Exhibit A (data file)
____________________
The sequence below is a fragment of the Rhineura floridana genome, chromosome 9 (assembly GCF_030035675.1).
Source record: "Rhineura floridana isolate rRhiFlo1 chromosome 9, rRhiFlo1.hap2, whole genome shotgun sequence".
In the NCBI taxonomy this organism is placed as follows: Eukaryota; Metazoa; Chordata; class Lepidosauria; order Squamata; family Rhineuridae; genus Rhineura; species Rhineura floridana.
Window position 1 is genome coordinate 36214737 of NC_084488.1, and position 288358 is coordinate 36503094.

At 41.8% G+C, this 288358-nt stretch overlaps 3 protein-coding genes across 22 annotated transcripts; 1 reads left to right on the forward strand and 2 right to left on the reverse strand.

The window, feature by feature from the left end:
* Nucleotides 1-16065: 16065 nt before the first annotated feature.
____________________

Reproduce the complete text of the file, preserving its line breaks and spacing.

The sequence below is a fragment of the Rhineura floridana genome, chromosome 9 (assembly GCF_030035675.1).
Source record: "Rhineura floridana isolate rRhiFlo1 chromosome 9, rRhiFlo1.hap2, whole genome shotgun sequence".
In the NCBI taxonomy this organism is placed as follows: Eukaryota; Metazoa; Chordata; class Lepidosauria; order Squamata; family Rhineuridae; genus Rhineura; species Rhineura floridana.
Window position 1 is genome coordinate 36214737 of NC_084488.1, and position 288358 is coordinate 36503094.

At 41.8% G+C, this 288358-nt stretch overlaps 3 protein-coding genes across 22 annotated transcripts; 1 reads left to right on the forward strand and 2 right to left on the reverse strand.

The window, feature by feature from the left end:
* Nucleotides 1-16065: 16065 nt before the first annotated feature.